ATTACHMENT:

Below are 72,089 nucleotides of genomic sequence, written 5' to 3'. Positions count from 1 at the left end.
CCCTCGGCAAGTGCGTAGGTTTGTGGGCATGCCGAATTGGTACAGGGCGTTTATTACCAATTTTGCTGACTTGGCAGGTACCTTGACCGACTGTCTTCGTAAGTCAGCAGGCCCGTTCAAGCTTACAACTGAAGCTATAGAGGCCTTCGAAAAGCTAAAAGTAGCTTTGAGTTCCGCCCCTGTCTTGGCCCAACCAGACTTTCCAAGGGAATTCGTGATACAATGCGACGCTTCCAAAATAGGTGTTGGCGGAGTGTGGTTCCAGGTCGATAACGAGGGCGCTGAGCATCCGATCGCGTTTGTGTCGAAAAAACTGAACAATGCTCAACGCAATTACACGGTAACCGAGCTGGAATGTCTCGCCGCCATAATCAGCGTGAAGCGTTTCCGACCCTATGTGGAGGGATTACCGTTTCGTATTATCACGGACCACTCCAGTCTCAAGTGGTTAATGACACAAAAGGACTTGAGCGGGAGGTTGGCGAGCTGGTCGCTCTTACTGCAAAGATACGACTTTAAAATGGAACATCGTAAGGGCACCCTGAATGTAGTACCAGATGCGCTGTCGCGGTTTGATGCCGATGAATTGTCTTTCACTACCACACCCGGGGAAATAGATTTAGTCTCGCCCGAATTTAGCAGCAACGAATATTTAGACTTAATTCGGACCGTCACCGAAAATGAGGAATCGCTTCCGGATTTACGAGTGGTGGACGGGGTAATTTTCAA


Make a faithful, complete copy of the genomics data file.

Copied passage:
Below are 72,089 nucleotides of genomic sequence, written 5' to 3'. Positions count from 1 at the left end.
CCCTCGGCAAGTGCGTAGGTTTGTGGGCATGCCGAATTGGTACAGGGCGTTTATTACCAATTTTGCTGACTTGGCAGGTACCTTGACCGACTGTCTTCGTAAGTCAGCAGGCCCGTTCAAGCTTACAACTGAAGCTATAGAGGCCTTCGAAAAGCTAAAAGTAGCTTTGAGTTCCGCCCCTGTCTTGGCCCAACCAGACTTTCCAAGGGAATTCGTGATACAATGCGACGCTTCCAAAATAGGTGTTGGCGGAGTGTGGTTCCAGGTCGATAACGAGGGCGCTGAGCATCCGATCGCGTTTGTGTCGAAAAAACTGAACAATGCTCAACGCAATTACACGGTAACCGAGCTGGAATGTCTCGCCGCCATAATCAGCGTGAAGCGTTTCCGACCCTATGTGGAGGGATTACCGTTTCGTATTATCACGGACCACTCCAGTCTCAAGTGGTTAATGACACAAAAGGACTTGAGCGGGAGGTTGGCGAGCTGGTCGCTCTTACTGCAAAGATACGACTTTAAAATGGAACATCGTAAGGGCACCCTGAATGTAGTACCAGATGCGCTGTCGCGGTTTGATGCCGATGAATTGTCTTTCACTACCACACCCGGGGAAATAGATTTAGTCTCGCCCGAATTTAGCAGCAACGAATATTTAGACTTAATTCGGACCGTCACCGAAAATGAGGAATCGCTTCCGGATTTACGAGTGGTGGACGGGGTAATTTTCAA